Water-circulating probes significantly modify lesion length and axon damage in cooled radiofrequency ablations when compared with similar-sized standard radiofrequency probes in rats

Alyssa Cobbs, Guillermo Alas, Ruchi Yadav, Jacques Mayeux, Maxim S. Eckmann, David Anthony Provenzano, Arthur W. English, Alencia Washington, Ruoya Wang

Research output: Contribution to journalArticlepeer-review

Abstract

Introduction: Preclinical research demonstrated water-cooled radiofrequency (CRF) ablations have a significant impact on structural and functional changes compared to standard radiofrequency (SRF) ablations. Clinical procedures utilizing RF to treat chronic pain conditions also show sustained functional outcomes. We hypothesize that the design of the RF probes plays an important role in interventional procedure success, but it remains unclear which specific design features. Methods: RF ablations were performed in male Lewis rats (n=51) using multiple-sized probes for CRF (17 Ga/2 mm and 17Ga/4 mm) and SRF (22Ga/5 mm, 18Ga/10 mm and 16Ga/10 mm) to evaluate generator energy output, lesion length, axon damage by histology and nerve function analysis via electromyography. To exclude probe design variables beyond size and remain objective, we tested cooled probes with and without water circulation, which resulted in the CRF probe performing like an SRF probe. Results: Consistent with our previous findings in smaller probes, CRF large probes delivered more energy (p<0.01) and generated multiple zones of thermal damage in sciatic nerves. When the water-circulating feature was turned off, however, energy output (p<0.001) and lesion length (p<0.05) was significantly reduced. CRF probes with the water circulation also featured significantly more axonal disruption, than larger sized SRF probes (p<0.0001). Conclusions: Overall, this data confirms that CRF's water-circulating technology has a greater impact on energy deposition, lesion length and axon damage compared with SRF ablations. Moreover, results suggest that the structural differences between RF modalities cannot be solely attributed to probe size, and it may shed light on its differences in clinical outcomes.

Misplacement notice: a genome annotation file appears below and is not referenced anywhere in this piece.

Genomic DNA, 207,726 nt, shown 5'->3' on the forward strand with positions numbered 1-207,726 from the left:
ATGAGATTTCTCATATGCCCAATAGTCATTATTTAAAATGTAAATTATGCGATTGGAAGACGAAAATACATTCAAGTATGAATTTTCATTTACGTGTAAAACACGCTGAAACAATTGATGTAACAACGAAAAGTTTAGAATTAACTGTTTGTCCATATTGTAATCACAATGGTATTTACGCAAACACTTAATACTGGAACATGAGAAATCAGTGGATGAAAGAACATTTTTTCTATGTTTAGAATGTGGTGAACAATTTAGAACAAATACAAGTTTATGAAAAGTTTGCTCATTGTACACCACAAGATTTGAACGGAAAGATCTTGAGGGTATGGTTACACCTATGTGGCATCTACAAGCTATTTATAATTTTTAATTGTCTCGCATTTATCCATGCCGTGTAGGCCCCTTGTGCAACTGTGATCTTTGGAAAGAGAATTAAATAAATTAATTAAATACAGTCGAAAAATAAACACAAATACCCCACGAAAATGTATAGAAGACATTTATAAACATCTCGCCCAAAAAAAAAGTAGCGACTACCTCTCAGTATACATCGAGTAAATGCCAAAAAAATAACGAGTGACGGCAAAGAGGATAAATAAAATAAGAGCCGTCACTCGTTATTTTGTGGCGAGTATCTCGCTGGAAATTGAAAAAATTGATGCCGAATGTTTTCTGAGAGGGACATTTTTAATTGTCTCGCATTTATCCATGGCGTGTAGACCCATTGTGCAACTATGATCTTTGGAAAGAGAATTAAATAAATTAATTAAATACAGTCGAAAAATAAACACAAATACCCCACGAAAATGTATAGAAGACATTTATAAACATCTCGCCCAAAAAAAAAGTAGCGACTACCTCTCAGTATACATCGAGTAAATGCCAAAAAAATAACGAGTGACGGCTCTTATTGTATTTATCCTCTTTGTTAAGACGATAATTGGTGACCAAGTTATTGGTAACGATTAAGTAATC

Original languageEnglish (US)
Article numberrapm-2023-104554
JournalRegional Anesthesia and Pain Medicine
DOIs
StateAccepted/In press - 2023

Keywords

  • Animal Experimentation
  • CHRONIC PAIN
  • Pain Management
  • Peripheral Nerve Injuries

ASJC Scopus subject areas

  • Anesthesiology and Pain Medicine

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